Some technologies dramatically enhance the accuracy and speed of clinicians' efforts. Identifying a bacterial or viral infection, and the best drugs to treat it, can mean long waits for blood cultures. But scientists have developed biochips that can do a complete microbial scan in a couple of hours, without culturing -- and in the process may identify mutations that make some microbes antibiotic resistant.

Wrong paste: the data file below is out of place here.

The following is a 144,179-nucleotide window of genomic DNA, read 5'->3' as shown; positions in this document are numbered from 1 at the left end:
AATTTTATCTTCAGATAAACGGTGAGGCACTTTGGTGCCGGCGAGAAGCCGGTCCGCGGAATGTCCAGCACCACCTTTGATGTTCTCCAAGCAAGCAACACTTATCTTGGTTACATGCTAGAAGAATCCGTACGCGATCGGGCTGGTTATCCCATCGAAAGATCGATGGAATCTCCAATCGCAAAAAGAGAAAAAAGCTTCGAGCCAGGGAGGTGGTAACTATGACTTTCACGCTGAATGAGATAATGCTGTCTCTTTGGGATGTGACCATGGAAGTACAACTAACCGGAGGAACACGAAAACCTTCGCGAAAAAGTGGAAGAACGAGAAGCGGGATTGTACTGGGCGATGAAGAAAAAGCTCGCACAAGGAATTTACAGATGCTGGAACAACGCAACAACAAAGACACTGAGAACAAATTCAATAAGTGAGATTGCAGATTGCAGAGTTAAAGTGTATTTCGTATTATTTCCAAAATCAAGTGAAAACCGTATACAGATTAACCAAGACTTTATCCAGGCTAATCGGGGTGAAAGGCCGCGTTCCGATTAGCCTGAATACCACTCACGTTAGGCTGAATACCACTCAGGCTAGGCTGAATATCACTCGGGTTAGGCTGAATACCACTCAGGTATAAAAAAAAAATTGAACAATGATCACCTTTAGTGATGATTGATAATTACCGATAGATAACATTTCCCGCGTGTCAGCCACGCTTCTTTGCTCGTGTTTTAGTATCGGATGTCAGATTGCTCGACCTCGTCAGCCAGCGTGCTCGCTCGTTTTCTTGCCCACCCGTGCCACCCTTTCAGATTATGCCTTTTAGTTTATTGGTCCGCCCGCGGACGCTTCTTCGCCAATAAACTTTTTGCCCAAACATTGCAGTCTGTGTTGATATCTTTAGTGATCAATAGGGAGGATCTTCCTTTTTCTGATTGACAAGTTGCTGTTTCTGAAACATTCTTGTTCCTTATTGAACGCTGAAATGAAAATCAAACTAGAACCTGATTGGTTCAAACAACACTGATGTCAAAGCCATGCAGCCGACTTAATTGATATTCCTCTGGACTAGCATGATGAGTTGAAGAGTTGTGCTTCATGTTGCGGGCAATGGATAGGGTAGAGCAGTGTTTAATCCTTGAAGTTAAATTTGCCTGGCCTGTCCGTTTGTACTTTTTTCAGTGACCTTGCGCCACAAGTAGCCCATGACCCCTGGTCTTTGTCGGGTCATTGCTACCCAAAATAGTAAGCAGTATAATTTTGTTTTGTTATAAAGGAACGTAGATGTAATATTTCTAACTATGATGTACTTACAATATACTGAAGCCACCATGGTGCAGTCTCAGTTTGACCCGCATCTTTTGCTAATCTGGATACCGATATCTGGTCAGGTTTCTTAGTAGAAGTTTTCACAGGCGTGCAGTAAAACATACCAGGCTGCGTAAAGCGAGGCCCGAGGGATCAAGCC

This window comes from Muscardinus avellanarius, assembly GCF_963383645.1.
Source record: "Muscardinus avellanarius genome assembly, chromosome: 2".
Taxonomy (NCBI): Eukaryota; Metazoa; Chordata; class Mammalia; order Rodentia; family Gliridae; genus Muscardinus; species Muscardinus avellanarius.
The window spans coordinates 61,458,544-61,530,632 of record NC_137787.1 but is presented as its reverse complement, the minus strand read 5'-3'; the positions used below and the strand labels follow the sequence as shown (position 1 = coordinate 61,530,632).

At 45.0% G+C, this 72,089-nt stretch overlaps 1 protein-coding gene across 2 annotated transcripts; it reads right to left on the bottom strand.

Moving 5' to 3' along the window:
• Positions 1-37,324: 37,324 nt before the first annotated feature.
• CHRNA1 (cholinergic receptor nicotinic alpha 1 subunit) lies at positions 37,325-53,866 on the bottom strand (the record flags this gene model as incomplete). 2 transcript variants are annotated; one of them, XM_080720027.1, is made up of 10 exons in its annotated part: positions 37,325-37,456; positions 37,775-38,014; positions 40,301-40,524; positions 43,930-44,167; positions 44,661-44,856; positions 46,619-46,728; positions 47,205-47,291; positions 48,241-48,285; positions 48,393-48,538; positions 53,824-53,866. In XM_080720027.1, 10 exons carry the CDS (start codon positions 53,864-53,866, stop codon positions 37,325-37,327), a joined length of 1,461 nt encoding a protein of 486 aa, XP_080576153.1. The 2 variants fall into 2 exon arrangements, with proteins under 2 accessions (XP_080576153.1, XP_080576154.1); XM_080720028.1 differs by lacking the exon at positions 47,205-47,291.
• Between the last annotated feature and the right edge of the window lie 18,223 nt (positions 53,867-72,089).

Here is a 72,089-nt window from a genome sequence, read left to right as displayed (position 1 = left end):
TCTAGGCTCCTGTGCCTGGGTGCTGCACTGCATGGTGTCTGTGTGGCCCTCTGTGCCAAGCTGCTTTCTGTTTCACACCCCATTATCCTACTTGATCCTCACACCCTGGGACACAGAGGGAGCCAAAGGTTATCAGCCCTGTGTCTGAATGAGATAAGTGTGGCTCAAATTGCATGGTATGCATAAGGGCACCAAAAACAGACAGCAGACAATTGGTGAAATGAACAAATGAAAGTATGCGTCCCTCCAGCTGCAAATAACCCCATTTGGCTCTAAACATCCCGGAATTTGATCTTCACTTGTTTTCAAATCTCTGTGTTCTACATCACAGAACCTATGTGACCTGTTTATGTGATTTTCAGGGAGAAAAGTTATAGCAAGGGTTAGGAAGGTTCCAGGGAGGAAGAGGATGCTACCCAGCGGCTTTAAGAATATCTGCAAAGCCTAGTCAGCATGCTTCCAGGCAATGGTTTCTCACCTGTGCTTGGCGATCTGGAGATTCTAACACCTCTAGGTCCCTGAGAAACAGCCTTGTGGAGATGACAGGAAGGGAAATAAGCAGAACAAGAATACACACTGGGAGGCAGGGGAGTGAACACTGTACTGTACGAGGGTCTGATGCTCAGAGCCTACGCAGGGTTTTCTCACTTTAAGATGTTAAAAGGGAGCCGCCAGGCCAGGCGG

Thanks to artificial intelligence and machine learning, diagnostic tools can be trained to read tissue samples and radiologic scans. Google researchers fed more than a quarter-million patients' retinal scans into algorithms that recognize patterns -- and the technology "learned" to spot which patterns predict a patient has high blood pressure or is at increased risk for heart attack or stroke. In some comparisons, digital tools produced more accurate analyses than did human pathologists, dermatologists, or radiologists.